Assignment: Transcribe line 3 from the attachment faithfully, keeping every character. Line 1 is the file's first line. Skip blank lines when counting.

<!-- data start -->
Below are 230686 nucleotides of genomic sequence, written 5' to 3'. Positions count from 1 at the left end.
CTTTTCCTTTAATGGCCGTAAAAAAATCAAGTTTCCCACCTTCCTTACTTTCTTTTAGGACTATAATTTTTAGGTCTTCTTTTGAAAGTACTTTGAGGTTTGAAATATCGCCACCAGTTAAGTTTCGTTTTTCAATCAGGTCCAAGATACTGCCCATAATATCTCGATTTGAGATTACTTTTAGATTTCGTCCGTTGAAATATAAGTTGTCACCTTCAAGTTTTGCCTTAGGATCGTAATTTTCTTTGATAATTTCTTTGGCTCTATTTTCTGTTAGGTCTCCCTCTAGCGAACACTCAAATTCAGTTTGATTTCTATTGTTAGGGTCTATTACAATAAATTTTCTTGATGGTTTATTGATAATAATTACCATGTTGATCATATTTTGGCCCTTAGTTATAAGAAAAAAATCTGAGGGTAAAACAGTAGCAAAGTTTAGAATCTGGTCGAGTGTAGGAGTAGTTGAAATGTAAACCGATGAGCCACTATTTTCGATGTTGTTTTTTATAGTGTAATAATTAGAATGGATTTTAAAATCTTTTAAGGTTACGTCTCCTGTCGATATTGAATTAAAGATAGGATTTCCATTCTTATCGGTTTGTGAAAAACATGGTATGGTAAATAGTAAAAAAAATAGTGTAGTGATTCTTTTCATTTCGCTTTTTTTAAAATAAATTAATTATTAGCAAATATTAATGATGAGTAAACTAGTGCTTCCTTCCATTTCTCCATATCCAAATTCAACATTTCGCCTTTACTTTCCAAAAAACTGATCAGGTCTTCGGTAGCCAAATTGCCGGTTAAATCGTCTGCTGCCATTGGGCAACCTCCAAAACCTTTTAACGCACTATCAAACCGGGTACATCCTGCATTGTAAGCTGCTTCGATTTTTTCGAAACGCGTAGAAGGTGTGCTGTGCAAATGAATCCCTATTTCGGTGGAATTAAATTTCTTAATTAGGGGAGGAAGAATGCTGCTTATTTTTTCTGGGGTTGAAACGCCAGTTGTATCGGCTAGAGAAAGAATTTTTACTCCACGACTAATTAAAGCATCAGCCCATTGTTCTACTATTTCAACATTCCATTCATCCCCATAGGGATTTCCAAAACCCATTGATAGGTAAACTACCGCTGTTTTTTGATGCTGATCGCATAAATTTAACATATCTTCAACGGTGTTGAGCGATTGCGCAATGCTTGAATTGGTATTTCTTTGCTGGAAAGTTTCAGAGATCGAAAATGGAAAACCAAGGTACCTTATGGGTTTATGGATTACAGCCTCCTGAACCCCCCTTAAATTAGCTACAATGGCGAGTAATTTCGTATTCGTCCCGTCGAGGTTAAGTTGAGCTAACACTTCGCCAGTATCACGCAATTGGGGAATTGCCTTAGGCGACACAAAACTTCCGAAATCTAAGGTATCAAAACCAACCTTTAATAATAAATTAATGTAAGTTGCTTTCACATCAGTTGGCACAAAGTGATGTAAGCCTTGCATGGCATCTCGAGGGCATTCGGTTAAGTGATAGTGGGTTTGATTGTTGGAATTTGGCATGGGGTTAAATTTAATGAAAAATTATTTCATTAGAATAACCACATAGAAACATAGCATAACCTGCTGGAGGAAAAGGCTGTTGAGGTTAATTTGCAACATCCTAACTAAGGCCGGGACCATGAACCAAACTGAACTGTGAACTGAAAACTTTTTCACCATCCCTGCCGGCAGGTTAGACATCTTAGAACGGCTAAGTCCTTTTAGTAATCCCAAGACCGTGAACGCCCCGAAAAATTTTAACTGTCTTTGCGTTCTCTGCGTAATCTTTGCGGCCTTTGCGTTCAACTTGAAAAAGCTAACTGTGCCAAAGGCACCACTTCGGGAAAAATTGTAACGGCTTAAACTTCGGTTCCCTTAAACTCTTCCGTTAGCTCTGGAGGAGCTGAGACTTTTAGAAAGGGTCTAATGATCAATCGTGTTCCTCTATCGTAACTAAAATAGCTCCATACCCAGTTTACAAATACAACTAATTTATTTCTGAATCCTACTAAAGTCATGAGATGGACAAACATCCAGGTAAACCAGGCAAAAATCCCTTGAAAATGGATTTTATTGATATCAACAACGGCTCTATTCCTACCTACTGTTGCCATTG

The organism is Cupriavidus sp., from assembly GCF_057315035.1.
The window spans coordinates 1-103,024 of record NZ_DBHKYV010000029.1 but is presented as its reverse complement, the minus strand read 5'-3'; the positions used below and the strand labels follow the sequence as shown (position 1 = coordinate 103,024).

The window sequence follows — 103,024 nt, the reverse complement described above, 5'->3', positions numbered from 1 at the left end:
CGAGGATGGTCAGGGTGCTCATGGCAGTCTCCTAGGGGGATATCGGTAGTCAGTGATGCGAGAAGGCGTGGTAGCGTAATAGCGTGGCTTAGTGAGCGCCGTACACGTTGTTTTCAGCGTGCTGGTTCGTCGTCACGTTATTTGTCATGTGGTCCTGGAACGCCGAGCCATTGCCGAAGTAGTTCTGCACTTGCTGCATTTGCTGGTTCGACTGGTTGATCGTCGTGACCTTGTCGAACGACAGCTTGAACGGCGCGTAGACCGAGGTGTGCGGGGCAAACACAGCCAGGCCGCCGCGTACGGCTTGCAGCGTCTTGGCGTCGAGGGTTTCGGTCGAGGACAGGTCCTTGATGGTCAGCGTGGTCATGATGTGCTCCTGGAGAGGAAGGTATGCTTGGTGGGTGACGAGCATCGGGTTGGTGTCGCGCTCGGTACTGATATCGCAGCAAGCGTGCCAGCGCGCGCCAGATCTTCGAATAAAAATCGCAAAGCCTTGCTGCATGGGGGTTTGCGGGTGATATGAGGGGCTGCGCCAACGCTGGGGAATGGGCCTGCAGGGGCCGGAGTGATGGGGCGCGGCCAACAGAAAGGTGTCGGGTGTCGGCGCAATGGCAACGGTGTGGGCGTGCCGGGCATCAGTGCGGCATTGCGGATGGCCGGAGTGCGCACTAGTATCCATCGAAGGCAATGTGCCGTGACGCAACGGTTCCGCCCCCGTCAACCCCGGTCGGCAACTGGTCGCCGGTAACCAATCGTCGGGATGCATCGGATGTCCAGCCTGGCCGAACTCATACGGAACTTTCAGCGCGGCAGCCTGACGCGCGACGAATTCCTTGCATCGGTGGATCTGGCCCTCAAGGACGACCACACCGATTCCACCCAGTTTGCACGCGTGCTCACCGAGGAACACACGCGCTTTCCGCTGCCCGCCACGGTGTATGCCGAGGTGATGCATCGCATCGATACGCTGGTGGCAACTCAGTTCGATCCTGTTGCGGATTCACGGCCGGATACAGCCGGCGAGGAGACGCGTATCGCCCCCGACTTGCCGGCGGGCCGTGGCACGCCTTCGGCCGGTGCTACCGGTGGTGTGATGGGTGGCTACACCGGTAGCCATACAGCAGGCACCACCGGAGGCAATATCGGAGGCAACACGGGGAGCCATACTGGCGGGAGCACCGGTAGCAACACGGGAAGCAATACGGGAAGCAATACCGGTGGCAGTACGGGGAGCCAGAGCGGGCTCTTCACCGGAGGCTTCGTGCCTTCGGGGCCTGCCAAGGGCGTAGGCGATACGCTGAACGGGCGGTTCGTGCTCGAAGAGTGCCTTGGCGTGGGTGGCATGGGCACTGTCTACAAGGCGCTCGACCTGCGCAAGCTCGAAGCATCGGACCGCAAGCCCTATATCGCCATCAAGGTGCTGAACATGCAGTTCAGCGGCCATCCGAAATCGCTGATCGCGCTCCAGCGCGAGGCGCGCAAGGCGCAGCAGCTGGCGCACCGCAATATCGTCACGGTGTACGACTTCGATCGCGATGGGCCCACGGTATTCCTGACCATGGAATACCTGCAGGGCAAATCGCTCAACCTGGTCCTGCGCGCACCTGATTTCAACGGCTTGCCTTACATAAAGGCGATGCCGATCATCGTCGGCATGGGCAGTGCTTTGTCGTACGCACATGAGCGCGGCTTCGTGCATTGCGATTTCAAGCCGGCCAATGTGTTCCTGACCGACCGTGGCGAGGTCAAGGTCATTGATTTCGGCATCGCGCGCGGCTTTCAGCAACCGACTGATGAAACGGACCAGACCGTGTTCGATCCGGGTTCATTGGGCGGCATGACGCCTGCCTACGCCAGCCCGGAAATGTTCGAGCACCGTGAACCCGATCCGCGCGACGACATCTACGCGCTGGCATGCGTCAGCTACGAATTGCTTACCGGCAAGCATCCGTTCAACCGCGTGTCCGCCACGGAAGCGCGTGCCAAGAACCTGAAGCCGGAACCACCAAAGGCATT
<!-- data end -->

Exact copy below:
The organism is Cupriavidus sp., from assembly GCF_057315035.1.